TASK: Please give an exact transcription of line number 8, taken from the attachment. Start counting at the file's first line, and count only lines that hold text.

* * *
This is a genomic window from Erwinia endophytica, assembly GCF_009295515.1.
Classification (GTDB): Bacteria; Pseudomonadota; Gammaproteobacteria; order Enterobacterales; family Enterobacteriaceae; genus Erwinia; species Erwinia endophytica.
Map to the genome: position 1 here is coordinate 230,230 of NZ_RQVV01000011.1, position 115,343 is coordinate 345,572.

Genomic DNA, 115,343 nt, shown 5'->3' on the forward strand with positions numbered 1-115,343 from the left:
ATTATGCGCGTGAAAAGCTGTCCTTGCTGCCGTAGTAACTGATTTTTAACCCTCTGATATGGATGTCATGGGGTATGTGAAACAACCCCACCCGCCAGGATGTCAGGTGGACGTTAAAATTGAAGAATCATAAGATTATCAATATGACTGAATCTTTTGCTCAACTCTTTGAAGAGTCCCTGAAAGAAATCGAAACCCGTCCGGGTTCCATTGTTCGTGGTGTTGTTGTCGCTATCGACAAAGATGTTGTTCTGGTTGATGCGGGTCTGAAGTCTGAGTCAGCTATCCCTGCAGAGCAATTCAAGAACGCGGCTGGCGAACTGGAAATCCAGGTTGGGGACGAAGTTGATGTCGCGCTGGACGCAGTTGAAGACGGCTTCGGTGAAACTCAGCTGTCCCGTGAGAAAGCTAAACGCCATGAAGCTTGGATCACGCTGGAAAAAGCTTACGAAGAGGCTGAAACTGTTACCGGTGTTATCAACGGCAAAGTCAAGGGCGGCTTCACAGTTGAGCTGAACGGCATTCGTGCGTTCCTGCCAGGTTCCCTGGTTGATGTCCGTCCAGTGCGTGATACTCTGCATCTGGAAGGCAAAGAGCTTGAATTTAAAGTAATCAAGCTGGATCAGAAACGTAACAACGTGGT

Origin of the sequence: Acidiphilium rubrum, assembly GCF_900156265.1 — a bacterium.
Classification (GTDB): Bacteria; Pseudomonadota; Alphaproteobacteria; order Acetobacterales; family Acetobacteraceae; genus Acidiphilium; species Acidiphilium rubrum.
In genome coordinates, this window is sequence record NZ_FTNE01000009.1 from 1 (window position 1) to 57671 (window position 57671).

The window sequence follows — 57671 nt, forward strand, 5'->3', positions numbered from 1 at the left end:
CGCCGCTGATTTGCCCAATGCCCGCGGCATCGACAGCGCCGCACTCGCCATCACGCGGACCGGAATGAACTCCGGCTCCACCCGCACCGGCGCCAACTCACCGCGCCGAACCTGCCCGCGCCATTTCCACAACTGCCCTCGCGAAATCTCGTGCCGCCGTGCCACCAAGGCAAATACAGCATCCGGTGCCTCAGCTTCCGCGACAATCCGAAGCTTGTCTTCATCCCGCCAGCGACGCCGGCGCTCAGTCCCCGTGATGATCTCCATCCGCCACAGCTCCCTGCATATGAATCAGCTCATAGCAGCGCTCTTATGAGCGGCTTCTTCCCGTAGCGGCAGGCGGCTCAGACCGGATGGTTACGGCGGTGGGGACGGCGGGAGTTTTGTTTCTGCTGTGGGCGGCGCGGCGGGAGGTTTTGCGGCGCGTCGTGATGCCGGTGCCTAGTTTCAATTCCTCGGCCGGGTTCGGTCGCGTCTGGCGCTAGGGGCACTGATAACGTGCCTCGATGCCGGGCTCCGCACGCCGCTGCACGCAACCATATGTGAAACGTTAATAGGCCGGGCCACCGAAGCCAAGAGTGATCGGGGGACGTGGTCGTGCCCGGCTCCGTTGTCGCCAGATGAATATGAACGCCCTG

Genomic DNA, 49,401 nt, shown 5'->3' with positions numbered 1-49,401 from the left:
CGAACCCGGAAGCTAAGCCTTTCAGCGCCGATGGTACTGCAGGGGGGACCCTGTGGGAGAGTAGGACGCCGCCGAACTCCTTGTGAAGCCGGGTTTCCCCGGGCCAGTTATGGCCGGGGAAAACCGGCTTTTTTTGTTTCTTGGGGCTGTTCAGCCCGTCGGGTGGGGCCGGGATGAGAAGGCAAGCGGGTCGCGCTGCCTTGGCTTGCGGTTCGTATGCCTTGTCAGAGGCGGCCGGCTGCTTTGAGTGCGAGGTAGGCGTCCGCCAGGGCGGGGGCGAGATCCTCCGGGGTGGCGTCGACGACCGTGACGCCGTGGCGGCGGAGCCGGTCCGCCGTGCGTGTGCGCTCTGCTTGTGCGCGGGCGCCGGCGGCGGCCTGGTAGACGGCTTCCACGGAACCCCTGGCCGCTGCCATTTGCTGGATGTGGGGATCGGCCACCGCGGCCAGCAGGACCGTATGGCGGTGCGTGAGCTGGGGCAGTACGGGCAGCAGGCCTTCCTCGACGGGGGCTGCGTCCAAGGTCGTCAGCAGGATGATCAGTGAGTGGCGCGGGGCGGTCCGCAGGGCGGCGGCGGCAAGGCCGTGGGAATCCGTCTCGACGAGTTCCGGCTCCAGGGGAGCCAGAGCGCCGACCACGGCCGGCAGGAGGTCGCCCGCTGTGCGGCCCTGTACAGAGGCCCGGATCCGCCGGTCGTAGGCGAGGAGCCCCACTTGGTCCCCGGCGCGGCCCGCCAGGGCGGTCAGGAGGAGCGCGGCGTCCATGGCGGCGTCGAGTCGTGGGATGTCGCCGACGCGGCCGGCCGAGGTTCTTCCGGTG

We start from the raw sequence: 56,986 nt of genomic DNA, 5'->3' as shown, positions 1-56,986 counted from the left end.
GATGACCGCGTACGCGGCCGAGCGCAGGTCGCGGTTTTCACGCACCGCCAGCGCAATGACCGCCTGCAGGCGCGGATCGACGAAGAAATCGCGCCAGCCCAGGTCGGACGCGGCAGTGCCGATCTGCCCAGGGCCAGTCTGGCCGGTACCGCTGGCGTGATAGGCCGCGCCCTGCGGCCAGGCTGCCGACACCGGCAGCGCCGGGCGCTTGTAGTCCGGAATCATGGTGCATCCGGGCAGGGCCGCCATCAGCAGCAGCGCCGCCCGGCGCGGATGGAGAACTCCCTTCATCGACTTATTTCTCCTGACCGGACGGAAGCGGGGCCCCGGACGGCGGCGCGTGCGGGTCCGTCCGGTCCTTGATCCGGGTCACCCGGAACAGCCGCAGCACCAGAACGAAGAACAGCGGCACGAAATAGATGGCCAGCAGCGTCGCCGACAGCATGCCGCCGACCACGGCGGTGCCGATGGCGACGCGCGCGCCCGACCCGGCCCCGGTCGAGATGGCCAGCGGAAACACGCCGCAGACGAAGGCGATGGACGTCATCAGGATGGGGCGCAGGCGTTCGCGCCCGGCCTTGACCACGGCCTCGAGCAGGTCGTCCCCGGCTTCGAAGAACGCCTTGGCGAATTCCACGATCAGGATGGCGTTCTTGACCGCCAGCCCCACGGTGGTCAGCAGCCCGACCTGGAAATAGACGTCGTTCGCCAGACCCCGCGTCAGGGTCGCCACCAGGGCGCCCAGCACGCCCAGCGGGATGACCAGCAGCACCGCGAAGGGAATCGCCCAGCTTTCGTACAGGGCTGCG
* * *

In genome coordinates, this window is sequence record NZ_FTNE01000009.1 from 1 (window position 1) to 57671 (window position 57671).